Build Quality, and Warranty
The anodization on the Mijomi J81 has a black satin finish which appears to be very good quality, though mine did come with a tiny knick in it. It only comes in aluminum, as it’s not a luxury light.
The head and tail both screw on over the body tube, though the head is glued on and not easily removed. The tail cap is tight to screw on or off and while there is some lube on the threads, you do get a gritty, grinding feeling when tightening or loosening it. The threads are anodized, allowing for mechanical lock out.
Aside from the features mentioned in the previous section, the main body has some interesting knurling. Horizontal grooves are interspersed with vertical cuts, though while the horizontal ones are squared, the vertical ones are curved, almost hemispherical.
On the inside, there are springs on both the driver and tail which hold the included battery securely in place. Since it’s built around a protected, button top battery, a flat top 18650 will connect, but can disconnect with a sharp hit.
All the parts fit together well, and there are no rattles if shaken (with the included battery).
The manual states Mijomi offers a two year warranty, but that full details are available on their website, mijomiworld.com, however, the site doesn’t work at the time of this writing. Since it’s only available for sale on Amazon, you may be able to contact Mijomi that way as well.
LED, Lens, Bezel, Beam, and Reflector
For the J81, Mijomi used the Osram P9 as the emitter. P9 is actually a nickname of sorts, and what I believe they’re referring to is the Osram Osconiq P GW PISTA1.PM, a 3W, 3737-sized LED.
Mijomi doesn’t specify the temperature, but I measured it to be 5500-5700K. As with many domed emitters, it suffers from some tint shift, going from a yellow hotspot to blue corona around the whitish spill, with the effect getting more intense as brightness increases. On lower brightness, however, it is very green.
The emitter is situated at the center of a smooth reflector to maximize throw behind a glass lens and capped off by a smooth bezel. The last part there being somewhat uncharacteristic of a tactical light. Usually they have at least small crenulations if not a full-on strike bezel.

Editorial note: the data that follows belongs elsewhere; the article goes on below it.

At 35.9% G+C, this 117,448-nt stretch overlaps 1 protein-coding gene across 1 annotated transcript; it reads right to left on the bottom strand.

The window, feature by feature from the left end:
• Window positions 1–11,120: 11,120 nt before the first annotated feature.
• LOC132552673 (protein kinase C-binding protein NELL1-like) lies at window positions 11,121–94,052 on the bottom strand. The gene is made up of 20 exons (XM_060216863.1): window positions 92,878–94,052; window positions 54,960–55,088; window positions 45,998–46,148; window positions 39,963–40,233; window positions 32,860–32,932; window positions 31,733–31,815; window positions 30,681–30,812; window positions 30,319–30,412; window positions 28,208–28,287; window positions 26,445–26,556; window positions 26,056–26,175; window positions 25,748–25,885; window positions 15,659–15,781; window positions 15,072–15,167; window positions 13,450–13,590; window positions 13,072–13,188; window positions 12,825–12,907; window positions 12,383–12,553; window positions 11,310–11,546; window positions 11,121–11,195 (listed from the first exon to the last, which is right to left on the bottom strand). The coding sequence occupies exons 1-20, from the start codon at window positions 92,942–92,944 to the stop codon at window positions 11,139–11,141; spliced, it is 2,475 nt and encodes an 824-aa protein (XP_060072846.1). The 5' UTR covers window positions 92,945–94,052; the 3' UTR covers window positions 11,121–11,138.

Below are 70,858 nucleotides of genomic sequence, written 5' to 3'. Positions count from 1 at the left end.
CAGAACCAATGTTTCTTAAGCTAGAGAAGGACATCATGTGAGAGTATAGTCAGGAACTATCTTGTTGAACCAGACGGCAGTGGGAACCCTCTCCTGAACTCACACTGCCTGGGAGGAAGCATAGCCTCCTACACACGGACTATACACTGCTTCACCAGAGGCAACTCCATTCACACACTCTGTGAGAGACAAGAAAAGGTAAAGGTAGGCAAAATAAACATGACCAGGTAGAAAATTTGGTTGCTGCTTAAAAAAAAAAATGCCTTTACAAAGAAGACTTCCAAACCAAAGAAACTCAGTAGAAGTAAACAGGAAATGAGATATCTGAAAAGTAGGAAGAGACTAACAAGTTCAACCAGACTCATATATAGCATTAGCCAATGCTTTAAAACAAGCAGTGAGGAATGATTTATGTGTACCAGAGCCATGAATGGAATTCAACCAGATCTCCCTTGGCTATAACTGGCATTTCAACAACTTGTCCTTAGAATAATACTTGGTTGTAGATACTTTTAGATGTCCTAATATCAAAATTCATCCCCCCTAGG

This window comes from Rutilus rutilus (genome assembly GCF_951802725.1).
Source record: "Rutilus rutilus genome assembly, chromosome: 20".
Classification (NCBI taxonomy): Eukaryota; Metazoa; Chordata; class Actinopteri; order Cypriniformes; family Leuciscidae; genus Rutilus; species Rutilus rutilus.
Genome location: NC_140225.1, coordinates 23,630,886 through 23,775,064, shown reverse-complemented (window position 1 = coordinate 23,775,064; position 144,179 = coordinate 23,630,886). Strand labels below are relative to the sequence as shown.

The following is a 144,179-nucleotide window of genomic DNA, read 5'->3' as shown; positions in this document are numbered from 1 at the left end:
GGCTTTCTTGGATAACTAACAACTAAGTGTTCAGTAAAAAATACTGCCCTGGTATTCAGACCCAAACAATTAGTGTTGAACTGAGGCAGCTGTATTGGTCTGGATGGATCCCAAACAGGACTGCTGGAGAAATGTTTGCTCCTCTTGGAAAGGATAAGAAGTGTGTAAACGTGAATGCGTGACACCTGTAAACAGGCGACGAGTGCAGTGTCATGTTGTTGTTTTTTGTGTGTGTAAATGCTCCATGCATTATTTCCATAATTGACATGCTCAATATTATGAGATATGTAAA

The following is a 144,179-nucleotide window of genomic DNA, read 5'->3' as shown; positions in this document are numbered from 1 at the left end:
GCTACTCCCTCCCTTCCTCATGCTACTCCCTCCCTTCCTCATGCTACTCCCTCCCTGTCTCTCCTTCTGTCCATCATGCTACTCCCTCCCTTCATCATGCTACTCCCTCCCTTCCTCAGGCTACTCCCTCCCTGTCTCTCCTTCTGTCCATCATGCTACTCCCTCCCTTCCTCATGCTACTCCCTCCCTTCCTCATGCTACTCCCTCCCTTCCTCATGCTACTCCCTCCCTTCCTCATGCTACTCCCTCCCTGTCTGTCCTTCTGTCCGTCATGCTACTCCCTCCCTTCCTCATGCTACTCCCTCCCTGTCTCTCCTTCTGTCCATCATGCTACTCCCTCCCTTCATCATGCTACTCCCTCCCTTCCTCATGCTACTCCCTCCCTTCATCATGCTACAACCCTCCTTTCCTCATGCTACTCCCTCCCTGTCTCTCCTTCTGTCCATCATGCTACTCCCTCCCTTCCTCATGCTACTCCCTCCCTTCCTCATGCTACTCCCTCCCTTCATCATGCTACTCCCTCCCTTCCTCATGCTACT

Dimensions and size comparison
Flashlight size comparison with its competition
Group 2: Mijomi J81, Convoy S2+, Emisar D4V2
Driver & User Interface:
Available modes: 5 levels. They’re referred to as firefly, econo, low, medium, and high.
Available blinky modes: Strobe, “SOS”
- Side Switch: Nothing
- Tail Switch:
- Half press: Momentary memorized mode
- Click: On
- Side Switch:
- Click: Mode advance
- Hold: Switch to strobe group
- Tail Switch:
- Click: Off
- ALL modes are memorized, including strobe and SOS
Low voltage warning:
- The light will blink and step down.
- From on:
- Hold: Strobe:
- From Strobe:
- Click: SOS
- From SOS:
- Click: Low
- From SOS:
- Click: SOS
- There is no electronic lock out mode, but since the threads are anodized, you can loosen the tail cap for mechanical lock out.
- The Mijomi J81 does not have PWM at all.
Additional info on the UI: “SOS” doesn’t actually spell out SOS in Morse code. Instead of …—… it blinks out —..—.. repeating without any breaks. That would be the letters “oi” (— ..) which I guess would still be an attention getter, or the number 8 (—..) which might just confuse any potential rescuers, as “88” (—.. —..) is apparently Morse shorthand for “love and kisses.”
Batteries & Charging
Mijomi added USB C charging to the J81, which works with the included USB A to C cable. I was unable to test USB C to C because the plastic surrounding the plug on my C to C cable was too wide to fit into the recessed area of the head where the charging port was. Also included is an unbranded, protected, button top 18650 battery with 2600mAh capacity. In fact, when I did a 250mA capacity test on the battery with my Vapcell S4+ charger, it came out to be exactly 2600mAh.
Low voltage protection on the battery kicked in at 2.87V during my testing, which is a decent level. I was able to get it below that by repeatedly turning the light on after it shut off, though once it stepped down, it would not go back up to levels higher than that. I charged the battery using the onboard USB C charging and it took an average of 3 hours and 38 minutes to charge fully, and the final voltage came out to be an average of 4.17V, which is also a decent level. During charging, the indicator light in the side switch is red, and when it’s complete, it turns green.